We have passed the shocking milestone of 2 million refugees fleeing Ukraine in just 12 days, mainly into five neighbouring countries. Over half are fleeing to Poland alone.
After five days on the ground in the region – meeting refugees, humanitarian workers, local responders and Governments – while I am heartened by the welcome shown, I am deeply saddened for Ukraine and its people.
At the borders I saw an exodus of people, mostly women and children, along with older refugees and people with disabilities. They arrived shocked and deeply impacted by the violence and their arduous journeys to safety. Families have been senselessly ripped apart. Tragically, unless the war is stopped, the same will be true for many more.
The response by Europe has been remarkable. The EU’s temporary protection directive offers the refugees security and options, a chance for stability during a time of great upheaval.
Poland has received over 1.2 million refugees. Both the Polish Government and local communities have mounted a commendable, well-organized welcome. The same can be said for both the Republic of Moldova and Romania, which I visited during my mission, as well as other neighbouring countries, which have generously kept their borders open. At the borders with Ukraine, I saw an unmatched outpouring of spontaneous solidarity by communities and humanitarians from across each country: local responders were busy, mountains of donations had been built, all effectively organized by border guards, local authorities and communities.
UNHCR has also ramped up its response, supporting the coordination of the humanitarian response, as well as deploying scores of experts and tens of millions of dollars of aid to support governments’ response through the provision of material and cash assistance. We have also reinforced our protection teams to address the needs of women and children, about whom we are particularly concerned.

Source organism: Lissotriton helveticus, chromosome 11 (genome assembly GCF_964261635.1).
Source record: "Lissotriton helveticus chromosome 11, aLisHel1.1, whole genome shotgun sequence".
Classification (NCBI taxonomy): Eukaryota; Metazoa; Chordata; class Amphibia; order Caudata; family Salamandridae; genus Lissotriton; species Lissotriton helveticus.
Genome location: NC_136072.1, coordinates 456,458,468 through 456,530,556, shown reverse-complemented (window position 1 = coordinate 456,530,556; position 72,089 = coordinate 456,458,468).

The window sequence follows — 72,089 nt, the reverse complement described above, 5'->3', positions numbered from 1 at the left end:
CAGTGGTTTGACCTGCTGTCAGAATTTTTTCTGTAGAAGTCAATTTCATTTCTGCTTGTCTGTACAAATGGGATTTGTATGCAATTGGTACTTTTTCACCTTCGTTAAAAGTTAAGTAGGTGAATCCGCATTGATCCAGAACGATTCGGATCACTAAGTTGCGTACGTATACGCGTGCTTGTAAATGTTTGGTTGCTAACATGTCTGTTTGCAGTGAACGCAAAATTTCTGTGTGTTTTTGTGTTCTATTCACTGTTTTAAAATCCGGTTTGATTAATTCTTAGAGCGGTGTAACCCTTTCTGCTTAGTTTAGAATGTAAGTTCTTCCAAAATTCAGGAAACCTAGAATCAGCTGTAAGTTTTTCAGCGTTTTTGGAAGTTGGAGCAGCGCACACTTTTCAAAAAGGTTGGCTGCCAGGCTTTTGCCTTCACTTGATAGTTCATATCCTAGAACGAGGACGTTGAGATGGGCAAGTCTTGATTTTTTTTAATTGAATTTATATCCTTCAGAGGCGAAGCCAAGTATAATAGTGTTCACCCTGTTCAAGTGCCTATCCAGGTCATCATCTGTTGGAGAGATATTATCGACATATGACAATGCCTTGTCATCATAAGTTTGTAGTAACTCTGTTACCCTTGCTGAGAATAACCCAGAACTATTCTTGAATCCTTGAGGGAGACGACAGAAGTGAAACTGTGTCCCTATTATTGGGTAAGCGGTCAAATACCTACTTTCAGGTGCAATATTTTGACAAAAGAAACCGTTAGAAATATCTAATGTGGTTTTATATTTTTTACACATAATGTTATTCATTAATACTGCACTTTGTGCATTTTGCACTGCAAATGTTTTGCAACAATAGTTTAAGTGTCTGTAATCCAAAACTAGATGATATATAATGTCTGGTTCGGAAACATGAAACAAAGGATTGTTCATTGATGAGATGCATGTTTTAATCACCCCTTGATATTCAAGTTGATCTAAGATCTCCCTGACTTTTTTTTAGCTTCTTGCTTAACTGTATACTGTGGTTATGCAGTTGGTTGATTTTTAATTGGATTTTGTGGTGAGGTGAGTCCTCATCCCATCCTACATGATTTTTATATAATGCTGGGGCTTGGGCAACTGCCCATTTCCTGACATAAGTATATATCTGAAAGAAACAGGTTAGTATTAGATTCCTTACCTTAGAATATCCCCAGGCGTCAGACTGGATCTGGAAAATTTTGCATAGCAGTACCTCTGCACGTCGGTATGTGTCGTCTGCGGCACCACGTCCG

It is, however, imperative that the international community steps up to provide much more support for the refugee response and for host communities, particularly in Moldova. All European states must continue to show generosity. Other countries, beyond Europe, also have an important role to play to help people in need and share the international responsibility for millions of refugees.
Yet behind the warm welcome lies despair and unimaginable suffering. The refugees who have crossed are safe from the violence, but none were spared huge loss and trauma. Behind the monolithic statistics are 2 million stories of separation, anguish, and loss.
With regard to reports of unacceptable discrimination of people fleeing Ukraine, I raised my concerns with relevant authorities as any acts of discrimination or racism must be condemned and all people must be protected. All authorities fully agreed and have given assurances, at the highest of levels of government as well as from those operating on the ground, that states are not and will not discriminate or turn away people fleeing Ukraine.
Inside Ukraine the picture is shocking. People are on the move or sheltering from the brutal war as best they can. Teams from UNHCR, the UN Refugee Agency, along with our local partners are delivering aid where and when they can but access is restricted and unsafe. With the ICRC, the UN is trying to negotiate safe passages, but to do that we need the guns to fall silent.
To learn more about the situation in Ukraine, please visit this page.